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Publication numberUS5575663 A
Publication typeGrant
Application numberUS 08/346,050
Publication dateNov 19, 1996
Filing dateNov 29, 1994
Priority dateNov 29, 1994
Fee statusLapsed
Publication number08346050, 346050, US 5575663 A, US 5575663A, US-A-5575663, US5575663 A, US5575663A
InventorsJohn L. Broschard, III, Robert S. Correll, Jr.
Original AssigneeThe Whitaker Corporation
Export CitationBiBTeX, EndNote, RefMan
External Links: USPTO, USPTO Assignment, Espacenet
Electrical connector for mounting to an edge of a circuit board
US 5575663 A
Abstract
An electrical connector (10) for mounting to the edge (70) of a circuit board (24) in disclosed. Two metal clips (30) are utilized to both position the connector on the circuit board and to hold it in place until the connector leads (16, 18) are soldered in place. Each of the clips (30) includes a shank (34) that is in interfering engagement with an opening in the connector housing (12), a pair of mutually perpendicular abutting surfaces (48, 50) that locate against a major surface (62) of the circuit board (24) and an edge (70) thereof, and a beam (42) having a free end (44) that engages a hole (60) in the circuit board. When the free ends (44) of the two clips (30) are inserted into the two holes in the circuit board, and the connector (10) pivoted into place, the connector is held in position against the major surface (62), adjacent the edge (70) of the circuit board.
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Claims(9)
We claim:
1. In an electrical connector for mounting to an edge of a circuit board, said connector having a housing and a plurality of electrical contacts within said housing, each contact having a solder tail arranged to engage a respective contact pad on a major surface of said circuit board,
a clip for accurately positioning and holding said connector against said major surface adjacent said edge so that said solder tails are in engagement with their said respective contact pads, said clip comprising:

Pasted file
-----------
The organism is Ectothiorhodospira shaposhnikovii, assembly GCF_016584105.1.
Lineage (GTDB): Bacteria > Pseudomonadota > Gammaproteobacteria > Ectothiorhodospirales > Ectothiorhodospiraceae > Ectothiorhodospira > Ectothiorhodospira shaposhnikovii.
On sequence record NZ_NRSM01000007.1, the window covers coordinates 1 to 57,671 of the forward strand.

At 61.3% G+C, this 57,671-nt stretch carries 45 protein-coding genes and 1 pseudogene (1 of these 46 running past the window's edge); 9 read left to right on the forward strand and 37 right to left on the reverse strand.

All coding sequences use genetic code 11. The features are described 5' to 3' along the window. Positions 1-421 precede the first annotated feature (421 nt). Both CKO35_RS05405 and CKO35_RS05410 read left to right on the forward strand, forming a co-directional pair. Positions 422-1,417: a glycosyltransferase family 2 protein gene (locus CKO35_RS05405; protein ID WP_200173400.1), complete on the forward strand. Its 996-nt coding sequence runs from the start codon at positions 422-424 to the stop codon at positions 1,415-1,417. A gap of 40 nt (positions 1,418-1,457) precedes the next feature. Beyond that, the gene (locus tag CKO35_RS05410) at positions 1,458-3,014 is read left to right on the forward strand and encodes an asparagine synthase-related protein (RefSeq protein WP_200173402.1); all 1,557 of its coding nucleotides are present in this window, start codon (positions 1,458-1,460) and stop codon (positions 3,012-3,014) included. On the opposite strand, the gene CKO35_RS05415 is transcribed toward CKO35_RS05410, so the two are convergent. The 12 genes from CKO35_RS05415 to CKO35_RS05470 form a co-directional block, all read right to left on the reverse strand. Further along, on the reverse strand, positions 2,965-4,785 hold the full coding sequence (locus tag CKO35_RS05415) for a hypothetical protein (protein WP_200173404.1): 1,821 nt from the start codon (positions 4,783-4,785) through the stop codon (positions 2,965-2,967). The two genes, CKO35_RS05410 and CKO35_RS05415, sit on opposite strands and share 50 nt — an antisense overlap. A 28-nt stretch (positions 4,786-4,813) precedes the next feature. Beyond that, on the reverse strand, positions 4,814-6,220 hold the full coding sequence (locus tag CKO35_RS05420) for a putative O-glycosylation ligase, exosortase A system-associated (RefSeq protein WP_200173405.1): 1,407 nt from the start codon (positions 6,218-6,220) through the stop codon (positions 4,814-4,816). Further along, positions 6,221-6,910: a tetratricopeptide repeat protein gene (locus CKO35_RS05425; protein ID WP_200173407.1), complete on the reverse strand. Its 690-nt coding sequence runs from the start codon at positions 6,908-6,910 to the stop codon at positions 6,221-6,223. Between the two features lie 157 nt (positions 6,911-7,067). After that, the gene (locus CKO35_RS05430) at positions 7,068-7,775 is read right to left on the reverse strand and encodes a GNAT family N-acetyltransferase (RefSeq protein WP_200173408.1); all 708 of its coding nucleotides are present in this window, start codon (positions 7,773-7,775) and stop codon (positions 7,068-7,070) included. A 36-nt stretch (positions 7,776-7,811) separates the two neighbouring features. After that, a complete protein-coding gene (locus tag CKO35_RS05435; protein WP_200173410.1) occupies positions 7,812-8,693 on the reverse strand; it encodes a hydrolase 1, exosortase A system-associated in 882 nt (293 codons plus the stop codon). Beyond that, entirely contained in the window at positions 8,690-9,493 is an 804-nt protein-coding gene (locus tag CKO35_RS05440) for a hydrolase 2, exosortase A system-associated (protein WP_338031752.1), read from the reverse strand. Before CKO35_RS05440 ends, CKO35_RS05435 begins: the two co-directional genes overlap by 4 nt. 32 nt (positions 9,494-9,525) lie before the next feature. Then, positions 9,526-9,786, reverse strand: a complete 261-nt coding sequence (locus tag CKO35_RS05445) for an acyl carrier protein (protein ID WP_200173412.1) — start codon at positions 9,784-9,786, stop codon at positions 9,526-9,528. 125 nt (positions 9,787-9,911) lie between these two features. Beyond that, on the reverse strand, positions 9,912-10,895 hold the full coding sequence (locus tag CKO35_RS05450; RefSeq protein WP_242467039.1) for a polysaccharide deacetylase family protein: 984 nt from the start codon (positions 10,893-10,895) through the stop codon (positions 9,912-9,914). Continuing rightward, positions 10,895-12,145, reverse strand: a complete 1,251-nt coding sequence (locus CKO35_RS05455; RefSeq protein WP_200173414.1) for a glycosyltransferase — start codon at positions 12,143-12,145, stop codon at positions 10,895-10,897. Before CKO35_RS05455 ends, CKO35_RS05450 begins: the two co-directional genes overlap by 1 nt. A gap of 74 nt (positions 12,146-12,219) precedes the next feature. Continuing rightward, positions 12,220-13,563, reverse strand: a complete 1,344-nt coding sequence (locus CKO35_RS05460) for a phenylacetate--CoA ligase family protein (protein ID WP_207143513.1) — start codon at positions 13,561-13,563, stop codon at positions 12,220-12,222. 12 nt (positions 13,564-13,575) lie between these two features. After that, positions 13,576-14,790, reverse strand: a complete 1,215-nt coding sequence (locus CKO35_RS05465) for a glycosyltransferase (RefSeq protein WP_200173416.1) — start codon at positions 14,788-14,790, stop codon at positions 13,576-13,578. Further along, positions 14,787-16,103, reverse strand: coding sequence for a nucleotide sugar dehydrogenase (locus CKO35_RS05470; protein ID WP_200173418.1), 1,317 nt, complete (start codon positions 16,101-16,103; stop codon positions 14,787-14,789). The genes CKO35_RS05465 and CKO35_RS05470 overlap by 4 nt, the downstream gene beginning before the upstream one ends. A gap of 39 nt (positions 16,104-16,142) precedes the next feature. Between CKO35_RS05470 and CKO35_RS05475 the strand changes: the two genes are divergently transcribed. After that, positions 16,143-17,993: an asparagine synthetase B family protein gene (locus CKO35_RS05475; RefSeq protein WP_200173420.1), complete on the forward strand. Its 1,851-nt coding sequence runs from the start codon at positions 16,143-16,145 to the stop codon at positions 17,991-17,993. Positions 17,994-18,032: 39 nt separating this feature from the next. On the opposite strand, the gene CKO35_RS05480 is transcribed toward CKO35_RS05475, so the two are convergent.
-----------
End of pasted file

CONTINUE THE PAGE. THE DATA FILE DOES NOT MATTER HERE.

(a) a body having a first abutting surface for engaging said major surface, said first abutting surface defining a plane; said body having a second abutting surface substantially perpendicular to said plane and adapted to abuttingly engage said edge of said circuit board when said connector is mounted thereof;
(b) a shank extending from said body in a first direction, said shank in interfering engagement with an opening in said connector housing;
(c) a first beam extending from said body in a second direction opposite said first direction on one side of said plane;
(d) a second beam extending from said first beam in cantilever fashion and having a free end on a side of said plane opposite said one side, said second beam including a projection extending from said free end in a direction generally toward said second abutting surface,
wherein said circuit board has a hole through said major surface and spaced from said edge and, said hole in said circuit board extending completely through said circuit board and intersecting a surface opposite said major surface, and wherein said free end adapted to extend through said hole so that said projection engages an edge of said hole adjacent said opposite surface and said first and second beams are adapted to urge said connector against said edge of said circuit board adjacent said major surface.
2. The connector according to claim 1 wherein said first abutting surface is adapted to abuttingly engage said major surface of said circuit board when said connector is mounted thereto and position said solder tails of said connector for said engagement with said respective contact pads, wherein said connector housing is spaced from and adjacent said major surface.
3. The connector according to claim 1 is wherein said second abutting surface substantially flush with a side of said connector housing.
4. The connector according to claim 1 wherein said second beam has a longitudinal axis that is spaced from said second abutting surface a distance that is equal to or less than the distance between said hole and said edge of said circuit board so that when said connector is mounted to said circuit board, said first and second beams urge said second abutting surface into engagement with said edge.
5. The connector according to claim 1 where said projection has a radiused surface that engages a side of said hole in said circuit board when said second beam is inserted into said hole and cams said free end away from said second abutting surface.
6. The connector according to claim 1 wherein said clip is a first clip and said hole in said connector housing containing said shank of said first clip is adjacent one end of said connector housing and said housing includes another hole adjacent the other end thereof containing a shank of a second clip that is substantially identical to said first clip.
7. The connector according to claim 6 wherein said first and second clips are arranged so that when said second beams are inserted into their respective holes in said circuit board and said side of said connector housing is brought into abutting engagement with said edge, said second beams elastically deflect thereby providing a force that urges said side of said connector against said edge.